Thoughts on Non-human Perspective

When the opportunity presents itself, it is sometimes wise to throw your reader a curve. A few years ago I wrote a book well grounded in everyday reality, but took a chance in introducing a short segment involving an alien view of things. In the book, one of the bad guys, a dull witted denizen of the Ozark area, gathered spiders in Styrofoam cups in an attempt to intimidate the lead female character who he believed had “done him wrong.”

The spiders in question are a type of tarantula common in some areas of the Ozark Mountain range with the scientific name Aphonotelma Hentzi. They are commonly called “Missouri Browns.” In the book they are known as “Missouri Travelers” because of the yearly migration of the males to find mates. At times, they can be seen crossing rural roads by the dozen:



His reality was radically different from ours. His was a world of minutia, of leaf litter and dappled bellies, of towering stones and dank mold, of dark crevices and scuttling suspicion. His was not an existence of thought and decision preceding action. He lived in a reactive mode, a life absent of fear or regret, guilt or sorrow. He had never been happy, he had never been sad. He did not love, he did not hate. His mission was to survive. He did not associate with others of his kind, for others of his kind were competition for food and space. He spent his days and nights alone, hunting, feeding, being.

When the autumn compulsion came, he did not question. His modus operandi changed completely, and yet he gave it no thought or acknowledgement. He simply did what he was compelled to do. He stopped eating. He left his lifetime surroundings. He began his trek. Anything that had come before did not matter. He was overwhelmed with the need to mate and nothing else made any difference. Feeling for vibration, questing for pheromones, he roamed, looking for females. While his quarry might live for another ten years or more, his life was over. All that was left was the search, the satisfaction, and death.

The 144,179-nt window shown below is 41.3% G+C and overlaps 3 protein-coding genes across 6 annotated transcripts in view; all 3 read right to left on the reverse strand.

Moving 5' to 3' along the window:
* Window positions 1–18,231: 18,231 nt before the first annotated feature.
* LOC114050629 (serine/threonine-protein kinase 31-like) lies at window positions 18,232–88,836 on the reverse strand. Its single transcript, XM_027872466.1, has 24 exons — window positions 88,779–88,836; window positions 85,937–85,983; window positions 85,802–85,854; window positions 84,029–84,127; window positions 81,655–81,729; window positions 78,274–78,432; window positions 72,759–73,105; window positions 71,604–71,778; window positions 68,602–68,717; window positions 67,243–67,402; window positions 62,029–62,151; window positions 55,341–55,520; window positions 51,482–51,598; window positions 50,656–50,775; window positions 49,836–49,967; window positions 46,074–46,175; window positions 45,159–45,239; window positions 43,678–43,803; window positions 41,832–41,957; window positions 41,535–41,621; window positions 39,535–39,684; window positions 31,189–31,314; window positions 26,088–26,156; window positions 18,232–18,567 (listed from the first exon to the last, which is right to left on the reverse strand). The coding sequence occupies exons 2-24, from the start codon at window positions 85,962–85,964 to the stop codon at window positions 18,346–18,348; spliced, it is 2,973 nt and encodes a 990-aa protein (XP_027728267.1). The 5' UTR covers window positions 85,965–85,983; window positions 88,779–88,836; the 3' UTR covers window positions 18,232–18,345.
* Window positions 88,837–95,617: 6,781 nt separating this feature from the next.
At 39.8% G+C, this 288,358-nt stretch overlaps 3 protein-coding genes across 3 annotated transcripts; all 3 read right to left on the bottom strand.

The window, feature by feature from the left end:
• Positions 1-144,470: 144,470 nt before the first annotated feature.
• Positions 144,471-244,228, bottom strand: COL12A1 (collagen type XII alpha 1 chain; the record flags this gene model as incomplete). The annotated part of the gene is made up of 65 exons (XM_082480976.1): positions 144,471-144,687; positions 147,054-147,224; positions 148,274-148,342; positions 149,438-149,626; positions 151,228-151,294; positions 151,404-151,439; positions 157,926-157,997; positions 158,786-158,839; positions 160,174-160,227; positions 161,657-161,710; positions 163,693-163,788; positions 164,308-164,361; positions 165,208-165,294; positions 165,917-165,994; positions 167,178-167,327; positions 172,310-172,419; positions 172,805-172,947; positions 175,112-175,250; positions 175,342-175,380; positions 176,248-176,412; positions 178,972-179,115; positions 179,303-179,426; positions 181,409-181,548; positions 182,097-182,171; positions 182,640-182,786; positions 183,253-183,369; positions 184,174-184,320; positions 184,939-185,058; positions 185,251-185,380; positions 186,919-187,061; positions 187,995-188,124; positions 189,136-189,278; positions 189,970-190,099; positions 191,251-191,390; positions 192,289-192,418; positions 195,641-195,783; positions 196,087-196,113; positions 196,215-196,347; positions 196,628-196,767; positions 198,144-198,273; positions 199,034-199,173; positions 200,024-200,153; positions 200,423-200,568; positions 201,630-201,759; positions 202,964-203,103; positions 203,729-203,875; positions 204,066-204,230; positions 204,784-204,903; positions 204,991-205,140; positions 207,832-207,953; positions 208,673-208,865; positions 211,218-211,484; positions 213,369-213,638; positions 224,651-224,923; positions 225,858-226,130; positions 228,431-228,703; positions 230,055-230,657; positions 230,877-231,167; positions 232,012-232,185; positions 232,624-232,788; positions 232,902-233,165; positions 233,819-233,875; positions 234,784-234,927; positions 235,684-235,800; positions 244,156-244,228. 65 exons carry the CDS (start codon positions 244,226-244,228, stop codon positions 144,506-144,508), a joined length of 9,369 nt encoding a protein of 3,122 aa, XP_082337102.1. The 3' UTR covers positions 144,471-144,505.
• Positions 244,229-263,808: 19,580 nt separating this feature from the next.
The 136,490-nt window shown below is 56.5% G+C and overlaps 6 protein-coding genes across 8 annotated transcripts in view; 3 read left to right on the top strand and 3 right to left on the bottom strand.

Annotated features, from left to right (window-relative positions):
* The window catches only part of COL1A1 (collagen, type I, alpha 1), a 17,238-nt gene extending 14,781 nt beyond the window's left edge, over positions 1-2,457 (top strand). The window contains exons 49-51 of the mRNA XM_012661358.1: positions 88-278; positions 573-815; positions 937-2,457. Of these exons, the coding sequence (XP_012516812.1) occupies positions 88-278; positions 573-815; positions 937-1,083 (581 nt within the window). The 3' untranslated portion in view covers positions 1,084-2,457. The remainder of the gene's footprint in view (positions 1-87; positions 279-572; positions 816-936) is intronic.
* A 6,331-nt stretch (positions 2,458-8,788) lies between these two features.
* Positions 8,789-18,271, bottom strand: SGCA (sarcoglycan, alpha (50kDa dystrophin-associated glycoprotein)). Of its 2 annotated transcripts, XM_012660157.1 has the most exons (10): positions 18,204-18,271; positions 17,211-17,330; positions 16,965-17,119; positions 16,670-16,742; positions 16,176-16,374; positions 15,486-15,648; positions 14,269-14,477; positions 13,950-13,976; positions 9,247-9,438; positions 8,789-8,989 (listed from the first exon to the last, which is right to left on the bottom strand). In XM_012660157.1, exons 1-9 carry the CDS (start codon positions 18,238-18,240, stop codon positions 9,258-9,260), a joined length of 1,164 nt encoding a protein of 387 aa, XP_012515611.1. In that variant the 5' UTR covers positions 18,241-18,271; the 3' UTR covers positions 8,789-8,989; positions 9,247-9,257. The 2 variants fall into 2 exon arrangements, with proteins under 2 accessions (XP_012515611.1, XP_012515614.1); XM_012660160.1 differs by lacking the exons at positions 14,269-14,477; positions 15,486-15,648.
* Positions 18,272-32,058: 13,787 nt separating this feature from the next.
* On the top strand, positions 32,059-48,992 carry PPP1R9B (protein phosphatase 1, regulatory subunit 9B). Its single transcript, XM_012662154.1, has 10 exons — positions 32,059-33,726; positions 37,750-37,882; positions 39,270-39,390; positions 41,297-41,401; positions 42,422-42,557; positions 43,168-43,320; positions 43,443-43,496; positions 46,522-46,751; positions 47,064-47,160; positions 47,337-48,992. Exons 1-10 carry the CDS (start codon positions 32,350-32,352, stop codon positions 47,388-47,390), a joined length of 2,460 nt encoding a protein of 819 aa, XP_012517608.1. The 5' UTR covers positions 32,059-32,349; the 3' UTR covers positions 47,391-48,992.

He crossed through blades of grass and onto a stretch of gravel before easing out onto the dark expanse that stretched before him, far exceeding his tiny horizon, outstripping his limited vision. He stopped, questing a bit at the strangeness of the new terrain. An immense shadow flitted past him, cast by an entity a million times his mass. He crouched at the passing and might have been blown away by the rush of the following wind had he not. Undeterred, he began to run, a zigzagging scamper across the black surface beneath him, and made it nearly halfway across before a new vibration reached his feet. It had a regular cadence and he searched for it, seeing a shape approaching. He reared and threatened with his fangs and front legs, but was suddenly surrounded by white, flipped over onto his back, and watched while more white closed off his confused view of the blue above. He turned himself back onto his feet, but was completely encompassed by an endless, featureless field the color of new snow. He might as well have been inside a ping-pong ball.

He felt his environment shift and swing, twist and jerk, and the light about him darkened a bit. He did not rage, he did not question, he did not panic, he did not fear. Instead, he did the only thing he could do. He crouched, folded his eight legs under himself, and waited with patience independent of realization or the awareness of self.

excerpt from

Abducted

by David R Lewis


In this case, introducing an alien perspective into a work that has nothing to do with aliens can be fun.

At least, that’s how it seems to me.

David

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